Domestic Violence: Skin Deep

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The gallant tales of heroism is synonymous with powerful men warring each other to reign supreme. Such tales testify the immense physicality that these men possessed and displayed with panache and bravado, so much so that physical domination became a vital trait of the basic quality of masculinity that a man is supposed to possess. Decades, centuries and even millennia have witnessed this great totem of manhood, writing pages of history and cultural edifices with the ink of blood and sweat. Today, the world looks a little different from the crimson painted portraits of our ancestors. The battlefields have changed and so has the societal segregations. However, man hasn’t lost his ill minded pride that compels him to hurt others to establish his false sense of dominance. The heinous crime of domestic abuse is the result of this stupidity of man. Every slash of crimson that any woman has, etched on her body, compels me to question this sick disturbing illness of my own gender. However I do not wish to write about it. It’s been written about extensively by many a people and what I wish to highlight is something far more prevalent. What if the scars are not physical, but mental? What if the marks are not red but black? A bloodless torture that strangles a wife throughout her life. This, dear readers, is a manifestation of domestic violence which is skin deep, this is the atrocious act of mental dominance.

 

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The Chakrabortys lived next door to us in the sub-urban area of Behala, Kolkata. A nuclear family with a single daughter barely two years older than me, the family seemed like any other family. They would join us for the yearly festivities of Durga Puja with Rumy Aunty, aka Mrs Chakraborty toiling day and night to prepare the “bhog” or the religious offerings to Mother Durga and her four offspring. She did it with a mild smile and a quiet dignity and her daughter was no different. A software student on the verge of graduation she was, at best, an average student academically. She had a poise similar to her mother and a restraint which was almost super-human. Mr Chakraborty, a ageing man in his 50s, worked in the Tram division of the Kolkata Municipal corporation. Twenty five years of government service provides you with a sense of aplomb and rigidity, and Mr Chakraborty was the personification of twenty five years of government service. George Bernard Shaw says –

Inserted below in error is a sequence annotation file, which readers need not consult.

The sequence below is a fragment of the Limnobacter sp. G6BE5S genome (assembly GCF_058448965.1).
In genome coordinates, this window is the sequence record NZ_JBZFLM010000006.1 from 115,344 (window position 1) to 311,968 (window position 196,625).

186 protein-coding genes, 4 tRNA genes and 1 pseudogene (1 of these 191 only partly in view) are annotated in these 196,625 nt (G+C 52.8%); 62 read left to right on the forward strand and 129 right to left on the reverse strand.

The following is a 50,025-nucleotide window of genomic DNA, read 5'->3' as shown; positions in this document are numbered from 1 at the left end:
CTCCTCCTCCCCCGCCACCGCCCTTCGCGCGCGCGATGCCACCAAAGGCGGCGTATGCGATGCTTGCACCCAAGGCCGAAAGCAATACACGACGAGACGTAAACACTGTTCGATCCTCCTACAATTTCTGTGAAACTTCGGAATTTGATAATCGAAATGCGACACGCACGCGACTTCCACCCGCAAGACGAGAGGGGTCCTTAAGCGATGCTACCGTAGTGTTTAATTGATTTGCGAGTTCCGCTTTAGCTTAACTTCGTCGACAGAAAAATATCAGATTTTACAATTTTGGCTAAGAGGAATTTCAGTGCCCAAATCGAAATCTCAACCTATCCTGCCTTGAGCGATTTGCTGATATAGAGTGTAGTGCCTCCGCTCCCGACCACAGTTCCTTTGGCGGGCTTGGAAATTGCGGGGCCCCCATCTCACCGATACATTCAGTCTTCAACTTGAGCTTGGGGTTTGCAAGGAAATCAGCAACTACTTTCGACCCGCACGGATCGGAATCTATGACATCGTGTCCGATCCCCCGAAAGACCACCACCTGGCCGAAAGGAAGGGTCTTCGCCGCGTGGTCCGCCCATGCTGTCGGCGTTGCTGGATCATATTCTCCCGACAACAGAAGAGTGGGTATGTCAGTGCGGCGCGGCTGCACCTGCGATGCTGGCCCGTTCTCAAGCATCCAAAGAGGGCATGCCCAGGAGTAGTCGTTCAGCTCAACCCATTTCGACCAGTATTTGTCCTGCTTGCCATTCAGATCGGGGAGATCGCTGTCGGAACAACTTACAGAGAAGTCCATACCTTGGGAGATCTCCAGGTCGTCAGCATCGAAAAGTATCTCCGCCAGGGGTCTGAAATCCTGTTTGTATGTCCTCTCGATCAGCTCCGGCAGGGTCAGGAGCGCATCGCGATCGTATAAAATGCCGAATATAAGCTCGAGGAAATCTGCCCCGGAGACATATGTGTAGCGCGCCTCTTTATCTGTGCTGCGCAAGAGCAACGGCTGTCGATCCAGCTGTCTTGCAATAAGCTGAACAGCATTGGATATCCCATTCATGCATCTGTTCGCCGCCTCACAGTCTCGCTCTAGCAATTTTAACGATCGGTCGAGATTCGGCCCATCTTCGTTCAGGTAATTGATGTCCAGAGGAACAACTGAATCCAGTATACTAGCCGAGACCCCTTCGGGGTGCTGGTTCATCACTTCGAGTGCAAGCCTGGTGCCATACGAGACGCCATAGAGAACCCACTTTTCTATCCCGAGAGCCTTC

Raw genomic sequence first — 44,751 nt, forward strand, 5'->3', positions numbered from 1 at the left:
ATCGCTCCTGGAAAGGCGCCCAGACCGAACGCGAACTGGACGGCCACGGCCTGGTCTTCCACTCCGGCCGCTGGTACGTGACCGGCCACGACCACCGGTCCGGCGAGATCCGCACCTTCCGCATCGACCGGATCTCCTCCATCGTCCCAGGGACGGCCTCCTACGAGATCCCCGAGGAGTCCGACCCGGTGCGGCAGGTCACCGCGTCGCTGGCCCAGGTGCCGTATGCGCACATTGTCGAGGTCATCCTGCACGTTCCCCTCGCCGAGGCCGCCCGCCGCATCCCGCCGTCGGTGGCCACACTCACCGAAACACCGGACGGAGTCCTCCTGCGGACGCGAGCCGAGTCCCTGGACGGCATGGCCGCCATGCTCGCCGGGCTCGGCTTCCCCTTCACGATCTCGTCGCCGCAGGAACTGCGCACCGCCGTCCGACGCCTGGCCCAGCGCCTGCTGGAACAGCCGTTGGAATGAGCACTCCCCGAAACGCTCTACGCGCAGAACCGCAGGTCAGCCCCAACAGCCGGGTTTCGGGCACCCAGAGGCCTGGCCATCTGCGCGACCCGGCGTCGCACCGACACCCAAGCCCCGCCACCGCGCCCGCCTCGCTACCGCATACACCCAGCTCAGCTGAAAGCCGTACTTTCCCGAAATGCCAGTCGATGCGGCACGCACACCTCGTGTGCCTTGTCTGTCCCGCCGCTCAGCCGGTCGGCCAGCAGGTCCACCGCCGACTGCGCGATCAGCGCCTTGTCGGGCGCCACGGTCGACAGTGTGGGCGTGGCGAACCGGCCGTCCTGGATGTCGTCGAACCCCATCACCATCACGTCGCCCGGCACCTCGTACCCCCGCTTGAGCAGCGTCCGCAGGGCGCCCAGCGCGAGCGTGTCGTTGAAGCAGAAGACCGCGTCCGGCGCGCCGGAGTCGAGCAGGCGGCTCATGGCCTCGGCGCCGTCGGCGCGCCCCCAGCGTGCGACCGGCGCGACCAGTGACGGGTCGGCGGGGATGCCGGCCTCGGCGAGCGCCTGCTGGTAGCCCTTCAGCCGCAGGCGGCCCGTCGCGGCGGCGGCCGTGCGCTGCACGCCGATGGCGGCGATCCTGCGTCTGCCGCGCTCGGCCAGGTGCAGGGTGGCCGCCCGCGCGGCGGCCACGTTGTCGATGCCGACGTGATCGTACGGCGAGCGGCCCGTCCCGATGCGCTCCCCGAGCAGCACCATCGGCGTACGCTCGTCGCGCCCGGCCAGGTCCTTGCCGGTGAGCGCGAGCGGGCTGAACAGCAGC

I learned long ago, never to wrestle with a pig, you get dirty; and besides, the pig likes it.
Mr Chakraborty had to deal with a lot of dumb and uncouth sycophants in his many years of service and that took a major toll on how he behaved with people in general.

The people who took the major brunt of it were his wife and his daughter. His strong presence and deep baritone was intimidating for anybody, but what if you had to live with him. Having got married at the tender age of 20, Rumy Aunty never received an opportunity to dream. An incomplete bachelor’s degree and rigid orthodox in-laws meant that she would be gradually forced to walk down the same path as many other women in this country, the path of a house-wife. Like many other housewives, she tried her best to make her spouse’s house her own with her riveting charm, her culinary skills and her aura of nervous enthusiasm. The only person she couldn’t impress was the person who mattered most to her, her husband. She learnt to love the man she knew she would have to spend her life with but he couldn’t totally reciprocate that love. What came from the opposite end was authority, hurtful remarks and an iron clad decree that she had to live by to avoid any further comments. I would not say that Mr Chakraborty necessarily wanted a son. Mun Di, his daughter, was an average student. She was great at everything else. A great artist and a good writer, she was forced into science even though it wasn’t her calling. With a great weight of parental expectations, the stringent rules of being a lady and a cold fear of her father, she was rebuked and disrupted on a daily basis.

Constant humiliations and scathing statements were common occurrences in the Chakraborty family and the general sense of helpless prevailed which was despondent. However this wasn’t the sad part. The sad part was the understanding that the Mother-Daughter had, that Mr Chakraborty wasn’t doing anything wrong when he behaved in that way. It was just how he was. At least he didn’t beat his wife. At least he didn’t raise any objection to his daughter’s education. This despondency, this mental torture is a travesty and the understanding which women have with their situation needs to change. A voice needs to be raised against this sort of behaviour. No human being deserves to be stepped on. Housewives often feel obligated to such behaviours because their husbands support them financially and are responsible for their future. No amount of money can buy mental peace.

The battlefields have changed but what hasn’t changed is the false sense of satisfaction that man feels by humiliating and over-powering others. Many years have seen masculine domination. It’s time for poised restrained dignified voices to overcome arrogance and despondency. Strong women need to take an initiative. I hope Rumy Aunty answers back to him one day.

 

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